Monday, March 30, 2015

Wenger Junior Zippered Padfolio

The Wenger Junior Zippered Padfolio makes a great portable stationary kit, with room for four pens, stamps, pad and address book. 

1. Interior pocket is large enough to hold a small Kindle.
It also has pockets for credit cards and drivers license. The Padfolio comes with the smaller white lined pad pictured below (#3), not the Rhodia pad. The folio appears and feels well made; constructed with "Ultrahyde", (a form of bonded leather that looks and feels like real leather) on the outside and synthetic materials on the inside. The zipper is sturdy and pulls open and closed easily.  

The pen loops comfortably hold full size fountain pens. The pens pictured are a Cross ATX, Cross Apogee, highlighter and Namiki Vanishing Point. All that combined with the Kindle is a bit too much (#1), but it will all zip closed. Without the Kindle, it zips closed easily (#2). 

2. A Rhodia No. 16 tablet fits snugly.

A Rhodia No. 16 pad just barely fits and is considerably larger and thicker than the stock pad. A book-bound style pad, such as a calendar, Circa Junior (Levenger) or composition book will not slide in securely. The fabric slot for the pad only works sliding in from the top; that is it is horizontal to the Padfolio, and there is no vertical slot.  The interior pocket is roomy enough for a set of thank you cards and envelopes.

3. Padfolio with stock pad of paper.

The cover pocket does not zip or snap closed, but is great for stuffing in a small address book or small envelopes (#4). The address book pictured here would actually fit in all the way but was pulled out a little for the sake of the photo.

4. Padfolio includes one pocket on the outside.

At about $17.00 on Amazon (that includes shipping), the Wenger Jr. Zippered Padfolio is a great value for a leather(-ish) case, and compares well with genuine leather cases I have seen for as much as $95.00. Time will tell if it lasts well.

Thursday, October 30, 2014

Book Release: The Meaning and Symbols of Holy Eucharist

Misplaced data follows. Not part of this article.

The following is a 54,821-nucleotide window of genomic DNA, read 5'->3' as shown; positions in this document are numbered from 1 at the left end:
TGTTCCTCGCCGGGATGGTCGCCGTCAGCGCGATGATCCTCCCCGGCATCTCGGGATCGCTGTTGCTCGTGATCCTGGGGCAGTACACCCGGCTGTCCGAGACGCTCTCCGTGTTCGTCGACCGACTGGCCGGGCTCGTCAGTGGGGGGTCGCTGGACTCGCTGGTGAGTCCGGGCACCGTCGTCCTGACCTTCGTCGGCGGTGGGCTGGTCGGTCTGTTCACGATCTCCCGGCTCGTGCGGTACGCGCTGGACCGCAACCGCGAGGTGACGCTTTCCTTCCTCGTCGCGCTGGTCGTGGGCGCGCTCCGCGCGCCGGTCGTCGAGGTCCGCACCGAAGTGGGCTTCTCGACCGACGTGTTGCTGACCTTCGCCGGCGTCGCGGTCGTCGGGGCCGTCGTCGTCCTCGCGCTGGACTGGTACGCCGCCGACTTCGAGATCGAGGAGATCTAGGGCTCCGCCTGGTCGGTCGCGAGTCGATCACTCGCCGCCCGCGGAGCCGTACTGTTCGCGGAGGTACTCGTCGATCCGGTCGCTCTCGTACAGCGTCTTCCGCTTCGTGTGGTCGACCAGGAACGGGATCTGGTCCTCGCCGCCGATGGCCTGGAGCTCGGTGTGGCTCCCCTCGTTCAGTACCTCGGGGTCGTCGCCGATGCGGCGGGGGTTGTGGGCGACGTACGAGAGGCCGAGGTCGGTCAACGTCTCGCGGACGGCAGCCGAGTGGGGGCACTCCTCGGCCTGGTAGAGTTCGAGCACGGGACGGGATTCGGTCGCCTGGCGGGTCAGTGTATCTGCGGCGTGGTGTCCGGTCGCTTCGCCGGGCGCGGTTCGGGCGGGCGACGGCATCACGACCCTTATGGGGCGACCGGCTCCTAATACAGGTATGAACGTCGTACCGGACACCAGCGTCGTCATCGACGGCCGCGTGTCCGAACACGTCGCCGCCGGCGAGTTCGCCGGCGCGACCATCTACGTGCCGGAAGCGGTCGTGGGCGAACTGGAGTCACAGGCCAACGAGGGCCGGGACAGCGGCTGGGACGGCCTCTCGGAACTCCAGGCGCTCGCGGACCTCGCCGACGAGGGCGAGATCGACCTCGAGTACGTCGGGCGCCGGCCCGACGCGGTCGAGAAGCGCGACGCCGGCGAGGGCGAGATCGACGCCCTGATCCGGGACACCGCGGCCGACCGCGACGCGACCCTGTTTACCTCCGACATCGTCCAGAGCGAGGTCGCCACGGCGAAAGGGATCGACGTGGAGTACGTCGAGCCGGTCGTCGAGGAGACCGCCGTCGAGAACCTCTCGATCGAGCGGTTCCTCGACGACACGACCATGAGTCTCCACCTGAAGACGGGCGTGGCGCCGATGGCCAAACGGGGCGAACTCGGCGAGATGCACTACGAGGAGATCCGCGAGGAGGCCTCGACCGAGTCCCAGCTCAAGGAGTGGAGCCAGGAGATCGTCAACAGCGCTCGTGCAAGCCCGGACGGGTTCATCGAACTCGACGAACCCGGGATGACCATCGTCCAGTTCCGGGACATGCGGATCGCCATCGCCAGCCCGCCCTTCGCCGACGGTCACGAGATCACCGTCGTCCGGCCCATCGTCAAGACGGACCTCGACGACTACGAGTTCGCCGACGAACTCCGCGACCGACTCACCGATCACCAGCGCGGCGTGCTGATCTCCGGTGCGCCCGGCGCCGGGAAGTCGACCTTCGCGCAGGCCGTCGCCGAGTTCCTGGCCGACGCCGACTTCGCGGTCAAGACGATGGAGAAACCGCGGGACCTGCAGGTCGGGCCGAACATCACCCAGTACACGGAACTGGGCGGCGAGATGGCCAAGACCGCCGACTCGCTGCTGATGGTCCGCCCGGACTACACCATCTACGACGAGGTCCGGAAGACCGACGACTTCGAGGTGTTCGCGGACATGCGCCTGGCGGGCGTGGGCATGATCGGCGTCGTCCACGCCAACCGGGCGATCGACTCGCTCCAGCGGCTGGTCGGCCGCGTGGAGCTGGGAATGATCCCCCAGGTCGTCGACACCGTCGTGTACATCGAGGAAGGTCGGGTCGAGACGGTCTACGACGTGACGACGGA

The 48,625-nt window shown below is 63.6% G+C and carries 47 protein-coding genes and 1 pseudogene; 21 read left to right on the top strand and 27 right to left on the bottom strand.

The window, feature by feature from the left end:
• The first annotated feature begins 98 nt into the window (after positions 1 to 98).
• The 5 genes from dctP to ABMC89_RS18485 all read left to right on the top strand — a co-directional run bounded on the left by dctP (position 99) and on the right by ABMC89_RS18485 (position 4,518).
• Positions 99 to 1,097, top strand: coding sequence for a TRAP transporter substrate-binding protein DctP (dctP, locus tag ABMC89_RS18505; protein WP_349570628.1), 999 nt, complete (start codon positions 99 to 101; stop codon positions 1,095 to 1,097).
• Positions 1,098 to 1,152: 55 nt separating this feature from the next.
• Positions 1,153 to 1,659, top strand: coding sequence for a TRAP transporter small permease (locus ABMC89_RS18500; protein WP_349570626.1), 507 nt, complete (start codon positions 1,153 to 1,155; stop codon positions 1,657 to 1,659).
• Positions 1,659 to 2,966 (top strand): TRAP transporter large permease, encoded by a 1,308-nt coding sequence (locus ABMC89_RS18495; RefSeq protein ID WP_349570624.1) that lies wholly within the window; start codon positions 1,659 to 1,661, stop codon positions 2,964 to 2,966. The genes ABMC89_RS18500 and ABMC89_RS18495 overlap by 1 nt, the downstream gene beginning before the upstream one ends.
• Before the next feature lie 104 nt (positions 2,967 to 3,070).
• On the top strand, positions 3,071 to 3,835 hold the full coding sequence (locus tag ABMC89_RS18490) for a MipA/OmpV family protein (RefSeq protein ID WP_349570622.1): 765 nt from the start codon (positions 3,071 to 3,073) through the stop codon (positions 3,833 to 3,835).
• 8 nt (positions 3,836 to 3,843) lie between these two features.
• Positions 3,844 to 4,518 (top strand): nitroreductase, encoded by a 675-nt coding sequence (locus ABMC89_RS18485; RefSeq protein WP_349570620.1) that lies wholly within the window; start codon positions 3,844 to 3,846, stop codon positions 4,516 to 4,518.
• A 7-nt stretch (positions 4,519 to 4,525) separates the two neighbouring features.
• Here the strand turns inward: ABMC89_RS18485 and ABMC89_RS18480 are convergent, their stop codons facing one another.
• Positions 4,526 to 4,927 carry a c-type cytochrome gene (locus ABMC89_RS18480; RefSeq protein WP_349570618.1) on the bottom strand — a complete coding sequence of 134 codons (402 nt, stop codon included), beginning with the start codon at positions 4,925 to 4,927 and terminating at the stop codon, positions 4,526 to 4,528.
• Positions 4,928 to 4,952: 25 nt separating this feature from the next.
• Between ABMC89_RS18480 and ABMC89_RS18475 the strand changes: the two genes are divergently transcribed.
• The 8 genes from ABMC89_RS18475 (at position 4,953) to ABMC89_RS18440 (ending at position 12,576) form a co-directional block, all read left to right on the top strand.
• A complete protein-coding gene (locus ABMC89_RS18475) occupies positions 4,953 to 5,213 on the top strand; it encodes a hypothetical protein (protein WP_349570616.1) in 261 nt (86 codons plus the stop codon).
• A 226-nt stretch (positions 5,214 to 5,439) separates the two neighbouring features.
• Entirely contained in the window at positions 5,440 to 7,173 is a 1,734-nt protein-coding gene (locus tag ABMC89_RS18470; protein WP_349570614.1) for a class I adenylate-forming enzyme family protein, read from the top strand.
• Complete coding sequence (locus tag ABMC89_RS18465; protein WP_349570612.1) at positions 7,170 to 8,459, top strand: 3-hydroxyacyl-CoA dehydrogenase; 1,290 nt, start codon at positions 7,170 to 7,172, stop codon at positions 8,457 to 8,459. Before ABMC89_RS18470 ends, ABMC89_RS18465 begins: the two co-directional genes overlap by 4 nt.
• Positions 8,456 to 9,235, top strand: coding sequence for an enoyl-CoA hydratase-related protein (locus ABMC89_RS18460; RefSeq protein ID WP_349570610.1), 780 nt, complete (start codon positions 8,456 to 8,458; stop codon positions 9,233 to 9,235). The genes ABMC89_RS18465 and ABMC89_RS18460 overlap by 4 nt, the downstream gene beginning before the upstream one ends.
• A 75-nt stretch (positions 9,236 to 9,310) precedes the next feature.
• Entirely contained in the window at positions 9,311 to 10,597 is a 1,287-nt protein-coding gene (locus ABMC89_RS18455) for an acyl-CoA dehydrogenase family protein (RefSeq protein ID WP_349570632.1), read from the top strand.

The Meaning and Symbols of Holy Eucharist, which is an introduction to liturgical worship, has just been released on Amazon by Saint Austin's Desk, a subsidiary of Saint Austin's Pub.  (Ha! It's just one person: me.)

Friday, October 10, 2014

Brand New Book from 1898!

How can you have a brand new book from 1898?

Well, when you order it from Abe Books and it comes to you with not a single page cut!

Books in the past were bound in folio form with larger sheets of paper folded and sewn into the binding, which meant the pages had to be "opened" (cut) to be read.  In the nineteenth century, books were being trimmed before they were bound, but some books were left uncut for the more refined readers.  A brief article and video about this appears at Abe Books here.

I enjoy reading books on Kindle, if it is a book I am reading cover to cover, but I prefer reading reference books and non-fiction books the traditional way - because I like to quickly skip around as I am studying or researching a topic.  The other problem with Kindle books are footnotes - especially from old books.  Several months ago I began reading the biography of Thomas Cranmer (Archbishop of Canterbury under Henry the VIII) by Arthur James Mason. It was one of those free, or nearly free, Kindle books with awkward formatting.  While reading, the footnotes appear in the middle of a sentence with a few odd characters thrown in. I can handle that OK, but it is often difficult to match up the footnote with the originating text.  Not a problem, if I wasn't interested in that point. But if it did pique my curiosity, I found myself wasting a bunch of time trying to find the source.